Apply all of this on a lovely matte sandblasted platinum dial, and you have a brand new look that feels at once traditional in form and contemporary in execution. Just like the previous versions, the platinum Patrimony Moon Phase Retrograde Date uses the 2460 R31L, an in-house automatic movement from Vacheron Constantin that ticks at 4 Hz while offering a 40-hour power reserve and a design that allows all of the functions to be controlled via the crown alone.

While the existing Patrimony Moon Phase Retrograde Date versions (those being in white or rose gold) retail for $40,100, each of the fifty platinum pieces being added to the Collection Excellence Platine will sell via VC boutiques for $67,000. With platinum forming everything from the case to the dial, and even the thread used for the strap, you kinda knew it was going to cost a pretty penny. That said, you get a very limited and lovely watch in return.
The Basics

While the Big Bang Unico GMT is not a chronograph, it does have some chronograph DNA, and it is the inclusion of chronograph-type functionality that makes it so easy and intuitive to operate. Simply unscrew and pull out the rubber-coated, H-branded crown and set all three main hands — hour, minute, and GMT hand — to the correct local time. When changing time zones — as I did, from New York (EST) to Basel (CET) — simply push the pedal-like chrono-style pushers to move the local-time hour hand in one-hour increments in either direction while the minute hand and seconds hand remain unaffected. Because the gears for the minutes and seconds are not driven, it is not necessary to synchronize all of the hands with every change of time zone. Longtime fans of the Hublot brand may note that the rectangular shape of the GMT pushers resembles those of early Big Bang chronographs, thus differentiating them from the more button-like rounded pushers of modern Big Bang Unico models. Hublot has built a safety device into the mechanism preventing simultaneous activation of the two pushers.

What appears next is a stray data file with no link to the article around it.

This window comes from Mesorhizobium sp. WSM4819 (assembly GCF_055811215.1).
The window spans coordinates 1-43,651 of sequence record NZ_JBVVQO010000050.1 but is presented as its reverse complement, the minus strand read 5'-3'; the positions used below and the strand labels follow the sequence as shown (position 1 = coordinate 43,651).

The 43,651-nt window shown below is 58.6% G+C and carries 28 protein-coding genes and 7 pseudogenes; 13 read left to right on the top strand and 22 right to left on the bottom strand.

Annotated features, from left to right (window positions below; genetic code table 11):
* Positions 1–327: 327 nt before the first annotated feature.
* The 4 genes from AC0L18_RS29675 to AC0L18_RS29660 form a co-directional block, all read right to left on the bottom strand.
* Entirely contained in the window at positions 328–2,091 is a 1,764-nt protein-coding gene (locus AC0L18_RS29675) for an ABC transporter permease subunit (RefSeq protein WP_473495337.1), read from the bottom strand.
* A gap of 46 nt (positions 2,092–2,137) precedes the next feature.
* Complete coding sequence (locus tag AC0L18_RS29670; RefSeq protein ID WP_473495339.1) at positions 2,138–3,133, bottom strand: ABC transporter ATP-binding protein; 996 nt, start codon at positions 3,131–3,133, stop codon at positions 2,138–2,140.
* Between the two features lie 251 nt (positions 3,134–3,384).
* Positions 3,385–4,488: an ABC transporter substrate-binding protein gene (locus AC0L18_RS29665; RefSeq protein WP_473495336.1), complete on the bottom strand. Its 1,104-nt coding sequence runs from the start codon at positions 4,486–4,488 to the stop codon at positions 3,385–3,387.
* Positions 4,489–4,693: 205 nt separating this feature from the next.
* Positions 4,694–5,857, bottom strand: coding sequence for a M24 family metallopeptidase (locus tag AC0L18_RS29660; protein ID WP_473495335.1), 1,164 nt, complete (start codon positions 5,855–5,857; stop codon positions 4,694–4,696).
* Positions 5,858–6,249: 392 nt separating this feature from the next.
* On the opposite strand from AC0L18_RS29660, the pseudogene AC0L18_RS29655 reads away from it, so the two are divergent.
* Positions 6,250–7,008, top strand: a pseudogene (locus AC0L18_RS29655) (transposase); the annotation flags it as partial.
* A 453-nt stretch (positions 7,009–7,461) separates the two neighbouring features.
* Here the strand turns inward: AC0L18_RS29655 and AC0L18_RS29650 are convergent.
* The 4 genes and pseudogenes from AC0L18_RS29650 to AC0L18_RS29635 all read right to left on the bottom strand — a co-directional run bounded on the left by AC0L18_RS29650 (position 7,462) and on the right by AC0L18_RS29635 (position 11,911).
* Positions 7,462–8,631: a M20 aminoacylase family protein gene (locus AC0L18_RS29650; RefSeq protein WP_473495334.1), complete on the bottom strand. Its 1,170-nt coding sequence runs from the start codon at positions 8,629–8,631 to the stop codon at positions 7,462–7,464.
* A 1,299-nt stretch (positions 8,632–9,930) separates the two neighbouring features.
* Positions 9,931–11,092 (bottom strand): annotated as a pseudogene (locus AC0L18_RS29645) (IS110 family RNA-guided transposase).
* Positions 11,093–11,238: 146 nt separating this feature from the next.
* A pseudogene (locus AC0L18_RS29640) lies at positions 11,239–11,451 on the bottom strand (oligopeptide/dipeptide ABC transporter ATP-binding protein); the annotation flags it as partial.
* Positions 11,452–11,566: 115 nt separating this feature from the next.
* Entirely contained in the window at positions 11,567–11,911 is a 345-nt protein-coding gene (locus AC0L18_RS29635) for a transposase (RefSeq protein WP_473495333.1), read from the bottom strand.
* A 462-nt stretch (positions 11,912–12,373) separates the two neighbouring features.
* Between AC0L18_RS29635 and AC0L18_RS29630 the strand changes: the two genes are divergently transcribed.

Brand: Vacheron Constantin
Model: Patrimony Moon Phase Retrograde Date Collection Excellence Platine
Reference Number: 4010U/000P-B545

Diameter: 42.5mm
Thickness: 9.7mm
Case Material: 950 platinum
Dial Color: Sand-blasted 950 platinum
Indexes: 18k white gold, applied
Water Resistance: 30 meters
Strap/Bracelet: Dark blue alligator leather with platinum folding clasp

The Krayon Anywhere Universal Sunrise-Sunset Complication

The sunrise-sunset complication is a surprisingly straightforward one to implement mechanically, and yet it remains relatively rare in a wristwatch. While the complication has existed in clocks for centuries and in pocket watches for many decades (including, perhaps most famously, the Patek Philippe Star Caliber pocket watch, and the Caliber 89, as well as the earlier Graves Supercomplication), it was not introduced in wristwatches until the Jules Audemars Equation Of Time in 2000, which was followed a few months later by the Martin Braun EOS watch (two of the least deservedly forgotten watches of the last two decades, if you ask me).

The basic problem with a sunrise/sunset watch is that it necessarily can show the times of sunrise and sunset for only a single location. This is due to the fact that the time of both is affected by both latitude and longitude, as well as the time of year and civil time. Any watch with the complication must, therefore luxury replica watches, be made for each client individually, as the two cams that control the sunrise and sunset cams are specific to a particular point on the Earth’s surface. You can have the cams made for New York, for instance, but if you happen to travel to any other city, the complication will no longer be accurate.

If you are a confirmed homebody, or if the watch in question is one that you do not particularly travel with a great deal, the problem is academic. However, those affluent enough and with eccentric enough tastes to want such a watch in the first place, would undoubtedly want to be able to enjoy traveling with the watch without having to explain to every Tom, Dick, and Harry (or Harriet) who asks, first, what it is, and secondly, replica rolex uk why it is not working properly in Mallorca when it works just fine in Cincinnati (to pick two locations at random). Additionally, the problem is not just one of owner’s ego; while there is something intrinsically deeply satisfying about the sunrise-sunset complication, there is something deeply unsatisfying about its being inextricably functionally bound to a single point on the Earth’s surface.